Chair or Co-Chair
Committee Member or Co-Chair
The purpose of this study is to examine the effect of time budgeting accuracy on audit engagement profitability. I use hand-collected, proprietary, and confidential private company audit engagement data from a large regional accounting firm in the United States. I employ regression analysis to provide insight into profitability sensitivity as it relates to differences between the time allocated to and consumed by an engagement (i.e., the estimated and actual cost). The primary variables of interest are audit engagement profitability and time budget variance. Consistent with prior research, engagement realization rates are used as a proxy for engagement profitability (e.g., Chang et al., 2018; Dopuch et al., 2003; Hoang et al., 2019). Results show a significant and negative relationship between time budgeting variances and engagement profitability, suggesting firms realize lower (higher) profits when they underestimate (overestimate) the amount of time an audit engagement should take. Further analyses indicate this relationship is largely driven by time budget variances at the senior and partner levels. Additionally, I use supplemental regression analysis to aid in the discernment of which factors (i.e., engagement, firm, or client factors) are most impactful in the time budget estimation process. Results suggest the following factors are significant in determining budgeted hours: prior period budgeted hours, prior period budget variance, fee pressure, client size, and client risk. The use of a single firm as the data source means that these findings may not be generalizable to other accounting firms. Furthermore, the results are limited by the availability and accuracy of the data. Despite these limitations, the results of this study provide practitioners with knowledge for enhancement of firm operations and extends audit engagement profitability and time budgeting literature streams.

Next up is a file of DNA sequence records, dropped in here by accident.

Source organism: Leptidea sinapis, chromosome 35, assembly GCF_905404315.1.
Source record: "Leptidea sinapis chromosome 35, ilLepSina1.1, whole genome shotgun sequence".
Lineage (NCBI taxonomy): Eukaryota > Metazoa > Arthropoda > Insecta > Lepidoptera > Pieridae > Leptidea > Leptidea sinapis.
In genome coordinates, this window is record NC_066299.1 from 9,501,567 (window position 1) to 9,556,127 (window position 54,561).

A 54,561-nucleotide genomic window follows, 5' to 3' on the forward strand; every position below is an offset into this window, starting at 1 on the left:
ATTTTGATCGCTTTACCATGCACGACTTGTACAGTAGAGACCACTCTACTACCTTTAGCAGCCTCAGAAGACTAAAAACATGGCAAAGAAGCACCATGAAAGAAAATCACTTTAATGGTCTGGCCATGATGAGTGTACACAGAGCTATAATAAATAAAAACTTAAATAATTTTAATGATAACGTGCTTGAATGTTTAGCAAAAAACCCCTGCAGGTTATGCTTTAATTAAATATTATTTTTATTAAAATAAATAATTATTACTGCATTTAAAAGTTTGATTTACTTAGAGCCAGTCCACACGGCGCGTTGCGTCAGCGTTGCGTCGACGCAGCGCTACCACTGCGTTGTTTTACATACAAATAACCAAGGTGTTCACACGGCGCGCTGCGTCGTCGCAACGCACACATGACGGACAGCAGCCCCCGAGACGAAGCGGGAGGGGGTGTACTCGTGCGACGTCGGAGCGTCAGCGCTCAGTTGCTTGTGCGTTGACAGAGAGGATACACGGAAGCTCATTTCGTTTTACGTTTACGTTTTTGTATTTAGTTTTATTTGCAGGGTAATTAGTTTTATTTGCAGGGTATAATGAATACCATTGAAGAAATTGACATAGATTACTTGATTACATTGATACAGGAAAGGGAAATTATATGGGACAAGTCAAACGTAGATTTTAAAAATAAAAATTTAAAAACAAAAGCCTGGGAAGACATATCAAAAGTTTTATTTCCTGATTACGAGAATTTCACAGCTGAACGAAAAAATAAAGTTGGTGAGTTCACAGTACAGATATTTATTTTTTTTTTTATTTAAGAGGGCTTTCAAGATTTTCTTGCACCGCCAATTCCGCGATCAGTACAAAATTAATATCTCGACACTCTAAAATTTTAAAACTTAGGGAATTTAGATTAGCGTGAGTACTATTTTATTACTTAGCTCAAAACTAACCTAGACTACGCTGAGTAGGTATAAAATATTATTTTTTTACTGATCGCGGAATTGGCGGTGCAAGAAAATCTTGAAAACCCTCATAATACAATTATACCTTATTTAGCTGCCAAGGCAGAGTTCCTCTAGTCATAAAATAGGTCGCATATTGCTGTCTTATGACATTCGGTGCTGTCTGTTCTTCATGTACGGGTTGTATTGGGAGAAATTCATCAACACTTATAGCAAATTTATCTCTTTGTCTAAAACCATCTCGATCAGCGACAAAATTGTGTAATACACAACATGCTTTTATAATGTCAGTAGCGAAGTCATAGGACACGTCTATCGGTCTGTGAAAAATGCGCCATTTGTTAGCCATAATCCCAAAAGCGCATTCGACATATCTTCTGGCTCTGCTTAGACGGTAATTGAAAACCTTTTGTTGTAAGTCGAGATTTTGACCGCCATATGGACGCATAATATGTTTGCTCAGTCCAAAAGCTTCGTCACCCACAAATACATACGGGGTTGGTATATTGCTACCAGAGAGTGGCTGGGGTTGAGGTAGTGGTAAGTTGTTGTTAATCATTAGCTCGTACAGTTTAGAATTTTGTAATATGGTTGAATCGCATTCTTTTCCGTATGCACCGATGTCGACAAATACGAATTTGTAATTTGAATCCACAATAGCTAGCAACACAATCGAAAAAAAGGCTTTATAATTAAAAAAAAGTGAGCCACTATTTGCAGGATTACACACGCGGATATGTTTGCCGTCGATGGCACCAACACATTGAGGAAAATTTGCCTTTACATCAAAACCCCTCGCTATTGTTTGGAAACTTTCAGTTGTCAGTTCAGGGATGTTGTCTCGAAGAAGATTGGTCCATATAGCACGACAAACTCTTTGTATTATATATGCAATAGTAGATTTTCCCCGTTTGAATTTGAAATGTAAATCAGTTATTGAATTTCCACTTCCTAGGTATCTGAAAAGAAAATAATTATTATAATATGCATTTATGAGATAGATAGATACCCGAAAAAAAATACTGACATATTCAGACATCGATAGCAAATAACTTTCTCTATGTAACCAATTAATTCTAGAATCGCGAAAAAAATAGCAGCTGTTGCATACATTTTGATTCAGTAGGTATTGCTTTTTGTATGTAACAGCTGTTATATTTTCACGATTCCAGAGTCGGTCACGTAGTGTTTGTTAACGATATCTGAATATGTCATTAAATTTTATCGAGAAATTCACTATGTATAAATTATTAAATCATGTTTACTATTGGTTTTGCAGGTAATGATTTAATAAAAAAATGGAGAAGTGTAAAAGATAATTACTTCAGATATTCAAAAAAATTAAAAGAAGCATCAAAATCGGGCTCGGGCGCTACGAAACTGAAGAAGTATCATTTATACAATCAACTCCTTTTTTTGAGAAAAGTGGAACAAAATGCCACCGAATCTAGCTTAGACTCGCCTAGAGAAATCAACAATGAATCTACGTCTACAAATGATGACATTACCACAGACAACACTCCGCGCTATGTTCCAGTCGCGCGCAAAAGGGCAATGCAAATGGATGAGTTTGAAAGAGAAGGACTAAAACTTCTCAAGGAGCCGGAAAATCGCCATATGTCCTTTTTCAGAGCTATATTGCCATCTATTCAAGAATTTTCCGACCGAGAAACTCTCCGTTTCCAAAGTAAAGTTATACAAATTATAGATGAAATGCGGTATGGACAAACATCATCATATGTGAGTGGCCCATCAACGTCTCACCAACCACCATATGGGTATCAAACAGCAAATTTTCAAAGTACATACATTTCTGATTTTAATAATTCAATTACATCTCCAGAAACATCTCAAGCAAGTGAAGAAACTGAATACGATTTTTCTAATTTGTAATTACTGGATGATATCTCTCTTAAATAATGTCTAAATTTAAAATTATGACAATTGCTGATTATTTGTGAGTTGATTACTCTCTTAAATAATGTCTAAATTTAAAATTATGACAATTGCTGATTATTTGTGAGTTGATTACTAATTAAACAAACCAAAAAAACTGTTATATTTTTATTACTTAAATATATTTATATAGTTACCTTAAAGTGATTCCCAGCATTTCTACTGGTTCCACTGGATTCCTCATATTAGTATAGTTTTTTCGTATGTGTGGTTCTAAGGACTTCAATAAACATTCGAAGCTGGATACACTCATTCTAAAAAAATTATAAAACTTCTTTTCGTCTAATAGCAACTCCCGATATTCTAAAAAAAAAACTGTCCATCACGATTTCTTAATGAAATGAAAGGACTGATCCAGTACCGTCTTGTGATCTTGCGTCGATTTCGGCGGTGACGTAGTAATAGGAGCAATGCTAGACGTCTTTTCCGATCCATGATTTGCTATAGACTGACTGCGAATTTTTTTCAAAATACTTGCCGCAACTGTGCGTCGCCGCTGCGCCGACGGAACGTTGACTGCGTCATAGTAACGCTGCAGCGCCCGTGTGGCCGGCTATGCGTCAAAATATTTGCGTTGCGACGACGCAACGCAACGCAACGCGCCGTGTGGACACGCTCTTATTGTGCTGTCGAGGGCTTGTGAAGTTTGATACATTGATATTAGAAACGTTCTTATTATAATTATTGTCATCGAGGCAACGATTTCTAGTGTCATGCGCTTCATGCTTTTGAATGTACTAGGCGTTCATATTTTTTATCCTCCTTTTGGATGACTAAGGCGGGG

Available for download on Monday, August 21, 2028